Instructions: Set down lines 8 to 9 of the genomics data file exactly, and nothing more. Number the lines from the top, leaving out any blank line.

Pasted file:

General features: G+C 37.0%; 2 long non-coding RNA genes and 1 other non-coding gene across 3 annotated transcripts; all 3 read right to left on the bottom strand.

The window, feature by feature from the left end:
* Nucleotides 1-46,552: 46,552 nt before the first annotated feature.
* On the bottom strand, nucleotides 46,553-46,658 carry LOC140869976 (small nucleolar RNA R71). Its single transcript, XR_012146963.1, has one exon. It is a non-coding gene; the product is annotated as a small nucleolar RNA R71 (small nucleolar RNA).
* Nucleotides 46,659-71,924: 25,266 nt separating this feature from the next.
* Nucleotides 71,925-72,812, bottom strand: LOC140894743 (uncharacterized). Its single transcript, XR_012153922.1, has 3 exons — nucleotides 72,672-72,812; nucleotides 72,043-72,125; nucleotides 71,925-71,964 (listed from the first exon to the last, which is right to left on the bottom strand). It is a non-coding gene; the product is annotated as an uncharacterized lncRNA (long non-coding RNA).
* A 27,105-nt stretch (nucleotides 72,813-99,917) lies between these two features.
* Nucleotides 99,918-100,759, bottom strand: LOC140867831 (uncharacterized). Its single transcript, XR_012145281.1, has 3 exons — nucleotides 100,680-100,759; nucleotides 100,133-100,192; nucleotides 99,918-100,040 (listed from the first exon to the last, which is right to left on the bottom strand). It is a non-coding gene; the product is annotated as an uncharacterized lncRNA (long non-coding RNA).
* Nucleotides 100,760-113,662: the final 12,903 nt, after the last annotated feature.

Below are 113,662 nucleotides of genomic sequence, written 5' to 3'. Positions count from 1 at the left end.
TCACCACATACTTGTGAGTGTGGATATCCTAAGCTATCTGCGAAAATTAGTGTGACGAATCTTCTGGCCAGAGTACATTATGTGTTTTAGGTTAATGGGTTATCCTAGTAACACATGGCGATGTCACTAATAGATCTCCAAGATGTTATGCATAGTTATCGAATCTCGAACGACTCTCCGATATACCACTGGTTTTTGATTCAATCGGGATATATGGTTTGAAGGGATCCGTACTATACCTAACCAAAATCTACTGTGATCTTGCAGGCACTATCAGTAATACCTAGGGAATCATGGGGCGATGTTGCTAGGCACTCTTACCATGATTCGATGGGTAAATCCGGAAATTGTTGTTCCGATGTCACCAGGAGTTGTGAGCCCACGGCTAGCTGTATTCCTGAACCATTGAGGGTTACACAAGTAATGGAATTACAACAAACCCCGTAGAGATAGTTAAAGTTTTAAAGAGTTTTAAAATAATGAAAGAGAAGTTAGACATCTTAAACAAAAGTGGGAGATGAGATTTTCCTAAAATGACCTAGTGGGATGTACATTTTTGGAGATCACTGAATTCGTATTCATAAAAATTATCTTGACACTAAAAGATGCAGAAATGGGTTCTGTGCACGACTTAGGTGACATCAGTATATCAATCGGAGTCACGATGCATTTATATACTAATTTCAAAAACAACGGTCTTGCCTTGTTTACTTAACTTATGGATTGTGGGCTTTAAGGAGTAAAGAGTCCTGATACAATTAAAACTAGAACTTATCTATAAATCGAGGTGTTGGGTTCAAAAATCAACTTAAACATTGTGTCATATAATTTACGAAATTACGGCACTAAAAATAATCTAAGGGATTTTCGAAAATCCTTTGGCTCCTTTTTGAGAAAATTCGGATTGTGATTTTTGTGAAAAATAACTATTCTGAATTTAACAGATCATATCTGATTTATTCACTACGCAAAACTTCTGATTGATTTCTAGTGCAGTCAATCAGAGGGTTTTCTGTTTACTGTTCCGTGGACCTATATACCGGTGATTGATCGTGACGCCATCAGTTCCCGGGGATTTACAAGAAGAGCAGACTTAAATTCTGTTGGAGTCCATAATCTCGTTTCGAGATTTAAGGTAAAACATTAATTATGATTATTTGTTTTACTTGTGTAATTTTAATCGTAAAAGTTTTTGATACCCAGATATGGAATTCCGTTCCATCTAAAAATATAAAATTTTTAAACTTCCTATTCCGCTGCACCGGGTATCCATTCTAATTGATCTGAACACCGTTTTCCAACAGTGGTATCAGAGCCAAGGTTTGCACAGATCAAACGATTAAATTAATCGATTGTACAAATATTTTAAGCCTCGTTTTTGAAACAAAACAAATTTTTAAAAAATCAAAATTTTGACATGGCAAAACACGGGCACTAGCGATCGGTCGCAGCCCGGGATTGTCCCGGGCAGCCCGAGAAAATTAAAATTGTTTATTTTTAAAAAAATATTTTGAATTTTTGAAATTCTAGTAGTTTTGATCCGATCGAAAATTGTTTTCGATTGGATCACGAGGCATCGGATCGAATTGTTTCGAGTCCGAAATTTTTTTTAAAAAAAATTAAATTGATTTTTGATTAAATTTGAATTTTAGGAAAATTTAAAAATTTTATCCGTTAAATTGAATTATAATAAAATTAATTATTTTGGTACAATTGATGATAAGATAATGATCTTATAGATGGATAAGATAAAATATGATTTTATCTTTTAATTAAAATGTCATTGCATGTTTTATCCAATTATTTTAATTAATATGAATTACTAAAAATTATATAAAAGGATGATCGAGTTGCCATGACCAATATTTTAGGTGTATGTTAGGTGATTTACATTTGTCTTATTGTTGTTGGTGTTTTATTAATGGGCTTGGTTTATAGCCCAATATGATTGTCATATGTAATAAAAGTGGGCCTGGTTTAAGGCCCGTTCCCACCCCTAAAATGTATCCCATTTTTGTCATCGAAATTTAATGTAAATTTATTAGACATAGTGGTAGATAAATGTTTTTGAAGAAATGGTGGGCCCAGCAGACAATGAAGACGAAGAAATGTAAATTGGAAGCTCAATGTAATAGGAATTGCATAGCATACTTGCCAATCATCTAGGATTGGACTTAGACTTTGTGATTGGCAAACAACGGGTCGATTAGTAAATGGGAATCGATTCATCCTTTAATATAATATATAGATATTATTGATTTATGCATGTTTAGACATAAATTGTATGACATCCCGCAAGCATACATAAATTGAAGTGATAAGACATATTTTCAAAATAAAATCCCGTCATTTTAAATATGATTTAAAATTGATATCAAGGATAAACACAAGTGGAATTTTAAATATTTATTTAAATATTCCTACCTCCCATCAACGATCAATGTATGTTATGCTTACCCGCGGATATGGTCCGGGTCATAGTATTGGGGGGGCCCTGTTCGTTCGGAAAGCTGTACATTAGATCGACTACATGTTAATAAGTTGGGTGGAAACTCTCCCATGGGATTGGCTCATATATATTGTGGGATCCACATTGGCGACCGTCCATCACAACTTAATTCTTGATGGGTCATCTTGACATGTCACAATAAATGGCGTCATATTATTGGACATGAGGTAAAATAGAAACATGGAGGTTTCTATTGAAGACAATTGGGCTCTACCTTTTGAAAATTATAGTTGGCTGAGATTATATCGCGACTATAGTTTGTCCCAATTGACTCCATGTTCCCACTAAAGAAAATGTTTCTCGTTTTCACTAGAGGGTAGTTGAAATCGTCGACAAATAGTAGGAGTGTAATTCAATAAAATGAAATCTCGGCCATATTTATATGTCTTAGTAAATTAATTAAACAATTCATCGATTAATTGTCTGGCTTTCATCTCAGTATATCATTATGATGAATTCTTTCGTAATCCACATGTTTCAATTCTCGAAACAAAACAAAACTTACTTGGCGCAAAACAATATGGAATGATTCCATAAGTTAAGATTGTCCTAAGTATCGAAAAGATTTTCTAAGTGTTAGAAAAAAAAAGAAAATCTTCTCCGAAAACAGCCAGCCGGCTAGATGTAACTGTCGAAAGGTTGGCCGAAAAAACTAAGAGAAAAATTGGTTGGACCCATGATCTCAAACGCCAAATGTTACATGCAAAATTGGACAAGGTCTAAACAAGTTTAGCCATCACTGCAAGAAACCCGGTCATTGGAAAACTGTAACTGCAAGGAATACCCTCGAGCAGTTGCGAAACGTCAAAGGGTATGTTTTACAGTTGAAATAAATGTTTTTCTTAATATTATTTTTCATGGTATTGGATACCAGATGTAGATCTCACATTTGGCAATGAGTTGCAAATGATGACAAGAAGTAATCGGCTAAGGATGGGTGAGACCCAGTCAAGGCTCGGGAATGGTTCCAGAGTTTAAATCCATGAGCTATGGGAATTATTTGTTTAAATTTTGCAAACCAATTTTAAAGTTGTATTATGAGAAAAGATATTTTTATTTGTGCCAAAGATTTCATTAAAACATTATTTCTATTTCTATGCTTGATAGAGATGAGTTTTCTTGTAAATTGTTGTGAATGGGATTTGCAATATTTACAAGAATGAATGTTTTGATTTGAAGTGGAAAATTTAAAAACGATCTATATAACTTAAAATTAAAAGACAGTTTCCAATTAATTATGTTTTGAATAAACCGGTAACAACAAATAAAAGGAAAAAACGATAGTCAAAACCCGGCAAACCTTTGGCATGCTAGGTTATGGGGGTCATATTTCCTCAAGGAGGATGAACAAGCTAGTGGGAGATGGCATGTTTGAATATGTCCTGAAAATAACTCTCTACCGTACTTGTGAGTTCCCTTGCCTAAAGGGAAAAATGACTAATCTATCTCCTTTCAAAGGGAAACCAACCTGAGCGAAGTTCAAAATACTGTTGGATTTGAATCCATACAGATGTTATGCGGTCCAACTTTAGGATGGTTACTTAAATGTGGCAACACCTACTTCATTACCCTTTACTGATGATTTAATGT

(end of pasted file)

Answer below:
* Nucleotides 99,918-100,759, bottom strand: LOC140867831 (uncharacterized). Its single transcript, XR_012145281.1, has 3 exons — nucleotides 100,680-100,759; nucleotides 100,133-100,192; nucleotides 99,918-100,040 (listed from the first exon to the last, which is right to left on the bottom strand). It is a non-coding gene; the product is annotated as an uncharacterized lncRNA (long non-coding RNA).
* Nucleotides 100,760-113,662: the final 12,903 nt, after the last annotated feature.